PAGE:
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3D printing is trending and some of my clients are asking for logo design be done ready in 3D with CAD blueprints. Meaning when I do my regular 2D logo design, I have to make sure it can be re-created in a manner, not by export and importing the path of the logo mark from the design file, but by drawing on a blank blueprint with clear instructions/dimensions/constraints.

I find it hard to use Adobe Illustrator to create accurate logo design where I need drawings mathematically perfectly aligned e.g. in tangent to a curve or to mark a curve with curvature. Smart-guide and snapping in AI wont help me to find the tangent of a line against a circle or to lock multiple shapes with constraints.

I resolve by working my design on Fusion 360 or FreeCAD. I am fine with them but I am not sure if they are the right tools everyone else are using for the same tasks. Or, are there better alternative to create CAD drawing in logo design?

And a futher question here: is Affinity Designer better or worse than Adobe Illustrator in doing this?

Here are some famous logos that were done in technical drawings:

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Both Illustrator and Affinity Designer are capable vector art and design tools, and either can accomplish the design work of creating a logo or lettermark.

The technical drawing part can also be done in either of these, but is more commonly done after the design effort is completed, in either a CADD tool or a 3D DCC tool, both because you can create the relevant 3D information more easily and because, absent plugins, the basic vector art / design apps don't handle scale and dimensioning in a CADD-like manner; FreeCAD, OnShape, DraftSight and even AutoCad can handle all these tasks with ease - but I wouldn't DESIGN my logo there - with my personal workflow, I'd design in Affinity Designer, and develop the 3D in my 3D DCC Tool-of-choice (Modo) or directly in OnShape.

I'd be most likely to dimension and annotate in my CADD tool-of-choice, and then save those files as .dwg, .dxf, .stl, .obj, .fbx as needed.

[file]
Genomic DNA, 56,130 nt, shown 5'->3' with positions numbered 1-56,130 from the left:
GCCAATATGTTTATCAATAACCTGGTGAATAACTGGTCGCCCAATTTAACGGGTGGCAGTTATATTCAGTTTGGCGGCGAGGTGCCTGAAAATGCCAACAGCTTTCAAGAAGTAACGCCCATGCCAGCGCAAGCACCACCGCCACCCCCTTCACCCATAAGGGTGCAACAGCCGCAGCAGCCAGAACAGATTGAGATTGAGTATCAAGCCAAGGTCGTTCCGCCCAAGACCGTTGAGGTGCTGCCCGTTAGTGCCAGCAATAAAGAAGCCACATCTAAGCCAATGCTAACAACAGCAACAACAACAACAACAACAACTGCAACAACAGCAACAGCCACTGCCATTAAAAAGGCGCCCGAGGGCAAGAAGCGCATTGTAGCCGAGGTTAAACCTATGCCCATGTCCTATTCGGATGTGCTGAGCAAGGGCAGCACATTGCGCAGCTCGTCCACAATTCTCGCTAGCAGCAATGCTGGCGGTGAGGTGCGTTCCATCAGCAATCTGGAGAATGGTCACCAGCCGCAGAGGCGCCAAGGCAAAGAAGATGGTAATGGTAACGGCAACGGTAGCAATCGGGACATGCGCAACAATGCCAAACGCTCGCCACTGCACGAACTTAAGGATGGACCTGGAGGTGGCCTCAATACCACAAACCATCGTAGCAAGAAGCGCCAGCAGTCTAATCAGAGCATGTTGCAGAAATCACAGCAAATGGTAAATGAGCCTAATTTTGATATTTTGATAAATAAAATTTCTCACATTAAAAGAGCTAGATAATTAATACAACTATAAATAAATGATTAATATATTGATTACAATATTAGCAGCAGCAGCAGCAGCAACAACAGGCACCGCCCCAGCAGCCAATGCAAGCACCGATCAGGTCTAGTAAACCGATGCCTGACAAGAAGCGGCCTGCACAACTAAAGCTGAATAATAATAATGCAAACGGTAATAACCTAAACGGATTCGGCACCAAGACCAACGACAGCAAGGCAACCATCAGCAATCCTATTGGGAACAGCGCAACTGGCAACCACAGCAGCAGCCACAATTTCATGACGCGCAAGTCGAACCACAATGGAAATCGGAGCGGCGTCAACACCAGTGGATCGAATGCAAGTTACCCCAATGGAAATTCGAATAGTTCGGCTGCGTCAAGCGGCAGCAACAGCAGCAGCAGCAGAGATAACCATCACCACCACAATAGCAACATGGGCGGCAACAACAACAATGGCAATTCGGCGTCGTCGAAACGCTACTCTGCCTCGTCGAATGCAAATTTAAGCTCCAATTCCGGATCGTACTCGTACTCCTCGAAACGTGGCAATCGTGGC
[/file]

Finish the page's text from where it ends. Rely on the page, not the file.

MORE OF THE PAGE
To be clear: the "logos" you're showing were designed as logos, in whatever art medium the designers chose; the images you have up there are of signage technical drawings / construction documents (of which I've personally produced a fair few, having worked in architecture) and are a wholly separate effort and field.

You may find this previous question to be of help, BTW:

Why are precise measurements frequently included in brand identities?

Hope all of this helps.

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    thx for the reply. I too work my design on AI and then make exact measurements on CAD tools. However sometimes i have to revise the design based on more precise measurements and constraints i did in CAD tools, so there's a bit running back and forth, especially when some logos required drastic changes if it has to meet exact golden ratio. So what i usually do is that the design is first created in AI as concept, redraw and calibrated in CAD, and import back into AI as more precise paths. This sounds okay? – adrian li Apr 22 at 10:17
  • Sounds spot-on and very familiar... though TBH - once I move into serious constructability & efficiency efforts at the CDs level, I don't stick too hard to exact proportions - that's probably due to the manner in which architecture is practised here in the US - material unit-of-sale measures drive modularity of proportion very strongly - and not just in bricks - also gyp, sheathing and lumber - so once you're out of conceptual design and getting hard-nosed and practical about constructability & cost, perfection of proportion drops away pretty completely! – GerardFalla Apr 22 at 15:18

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